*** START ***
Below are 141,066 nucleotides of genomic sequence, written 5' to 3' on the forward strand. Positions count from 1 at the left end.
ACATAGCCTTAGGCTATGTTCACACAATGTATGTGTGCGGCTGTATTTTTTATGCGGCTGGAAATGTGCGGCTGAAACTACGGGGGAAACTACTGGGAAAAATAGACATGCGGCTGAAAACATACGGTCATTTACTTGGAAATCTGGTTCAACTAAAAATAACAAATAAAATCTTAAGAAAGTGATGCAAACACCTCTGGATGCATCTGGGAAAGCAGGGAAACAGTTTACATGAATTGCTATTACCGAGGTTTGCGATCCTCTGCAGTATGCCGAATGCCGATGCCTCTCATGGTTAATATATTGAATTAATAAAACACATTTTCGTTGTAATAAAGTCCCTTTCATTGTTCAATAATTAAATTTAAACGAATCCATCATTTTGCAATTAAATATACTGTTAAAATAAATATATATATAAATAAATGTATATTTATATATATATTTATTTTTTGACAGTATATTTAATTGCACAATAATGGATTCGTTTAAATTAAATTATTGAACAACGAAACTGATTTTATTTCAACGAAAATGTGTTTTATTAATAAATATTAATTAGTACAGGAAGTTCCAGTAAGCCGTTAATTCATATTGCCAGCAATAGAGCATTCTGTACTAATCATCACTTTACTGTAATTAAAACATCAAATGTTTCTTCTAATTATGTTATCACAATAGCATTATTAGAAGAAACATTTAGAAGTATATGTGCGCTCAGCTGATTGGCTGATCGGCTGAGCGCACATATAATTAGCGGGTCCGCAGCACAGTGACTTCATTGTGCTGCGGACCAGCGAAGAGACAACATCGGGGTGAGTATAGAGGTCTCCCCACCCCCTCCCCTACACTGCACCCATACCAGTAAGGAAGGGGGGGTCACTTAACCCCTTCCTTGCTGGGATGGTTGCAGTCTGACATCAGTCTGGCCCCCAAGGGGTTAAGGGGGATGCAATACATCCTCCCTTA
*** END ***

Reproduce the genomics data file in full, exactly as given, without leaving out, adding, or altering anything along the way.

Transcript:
Below are 141,066 nucleotides of genomic sequence, written 5' to 3' on the forward strand. Positions count from 1 at the left end.
ACATAGCCTTAGGCTATGTTCACACAATGTATGTGTGCGGCTGTATTTTTTATGCGGCTGGAAATGTGCGGCTGAAACTACGGGGGAAACTACTGGGAAAAATAGACATGCGGCTGAAAACATACGGTCATTTACTTGGAAATCTGGTTCAACTAAAAATAACAAATAAAATCTTAAGAAAGTGATGCAAACACCTCTGGATGCATCTGGGAAAGCAGGGAAACAGTTTACATGAATTGCTATTACCGAGGTTTGCGATCCTCTGCAGTATGCCGAATGCCGATGCCTCTCATGGTTAATATATTGAATTAATAAAACACATTTTCGTTGTAATAAAGTCCCTTTCATTGTTCAATAATTAAATTTAAACGAATCCATCATTTTGCAATTAAATATACTGTTAAAATAAATATATATATAAATAAATGTATATTTATATATATATTTATTTTTTGACAGTATATTTAATTGCACAATAATGGATTCGTTTAAATTAAATTATTGAACAACGAAACTGATTTTATTTCAACGAAAATGTGTTTTATTAATAAATATTAATTAGTACAGGAAGTTCCAGTAAGCCGTTAATTCATATTGCCAGCAATAGAGCATTCTGTACTAATCATCACTTTACTGTAATTAAAACATCAAATGTTTCTTCTAATTATGTTATCACAATAGCATTATTAGAAGAAACATTTAGAAGTATATGTGCGCTCAGCTGATTGGCTGATCGGCTGAGCGCACATATAATTAGCGGGTCCGCAGCACAGTGACTTCATTGTGCTGCGGACCAGCGAAGAGACAACATCGGGGTGAGTATAGAGGTCTCCCCACCCCCTCCCCTACACTGCACCCATACCAGTAAGGAAGGGGGGGTCACTTAACCCCTTCCTTGCTGGGATGGTTGCAGTCTGACATCAGTCTGGCCCCCAAGGGGTTAAGGGGGATGCAATACATCCTCCCTTA